I have had to limit the people I can mentor to local ABC novice members or students coming out of a local wedding planning class as at least I'm sure they have some kind of background and that this as a serious career.

Much of it is in the approach... if my website ask not to email or call DON'T... send a cover letter and a resume ...

This business is all about presentation and following directions...

Anonymous said...

I know for myself, when I first started my business, I would ask around, which was a really difficult thing for me to do and was basically shot down by nearly everyone! It was quite discouraging.

Then one day, as I was touring a property getting familiar with the venues in my area, I ran into one planner in particular, she was in the process of setting up a wedding. The venue coordinator was late for our appointment (this was the 2nd one, they missed the first one, BTW - that venue is now out of business, anyway...) so as I was looking around, the independent wedding coordinator asked me a few questions about my new business and how the start up was coming along, she gave me her business card and told me to give her a call if I ever wanted to sit and chat. Well I put her card away, didn't call immediately, but when it came time for my daughter's wedding, guess who I called to be our Day of Coordinator! After that I worked with her as an apprentice on several weddings.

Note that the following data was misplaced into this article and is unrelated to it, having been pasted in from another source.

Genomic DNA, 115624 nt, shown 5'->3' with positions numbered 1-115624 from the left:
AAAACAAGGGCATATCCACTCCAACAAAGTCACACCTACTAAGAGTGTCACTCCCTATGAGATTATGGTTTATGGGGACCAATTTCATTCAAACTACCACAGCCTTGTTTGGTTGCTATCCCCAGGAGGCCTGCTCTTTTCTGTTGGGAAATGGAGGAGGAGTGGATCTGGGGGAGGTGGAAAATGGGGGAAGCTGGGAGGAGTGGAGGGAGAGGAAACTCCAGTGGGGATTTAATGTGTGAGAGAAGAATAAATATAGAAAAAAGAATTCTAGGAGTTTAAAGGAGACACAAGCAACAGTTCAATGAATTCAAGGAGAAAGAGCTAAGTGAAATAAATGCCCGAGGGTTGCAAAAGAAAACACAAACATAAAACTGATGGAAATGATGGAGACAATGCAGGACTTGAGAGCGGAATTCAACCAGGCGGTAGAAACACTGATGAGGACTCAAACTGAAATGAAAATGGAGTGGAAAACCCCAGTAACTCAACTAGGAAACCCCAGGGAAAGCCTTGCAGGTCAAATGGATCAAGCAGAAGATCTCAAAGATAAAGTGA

To this day, when I have someone contact me (which is several a week) about a position I at least send them a reply, thanking them for the inquiry, if they ask for advice I will give it and at least wish them good luck on their journey!

Word to the wise: If you want an established planner to take notice, send a well written cover e-mail with your resume attached, don't just say "Are you hiring". My last assistant I added, did some research, read my blog, she knew my name, what organizations I was involved in, sent a resume and I definitely took notice, she has now done 5 weddings with me and was recently hired away for a full time position with one of the local golf resorts.

Sorry Wendy for the long comment, thanks for the forum and thanks for Aspiring us all to Plan!

calisara said...

I tried reaching out to local planners as wells, and received no response. So I started working with very popular vendors in the wedding industry to learn their side, and used the opportunities to network, network, network with hotels and attend industry events. I have background in special events, so I'm sure that has helped me forge ahead and learn. To newcomers with zero event experience, I'd recommend starting small by volunteering your help, even if the event is non-wedding related. The basic skills you learn as a planner are universal. Then focus on learning all you can about the wedding planning process, and intern with other wedding vendors.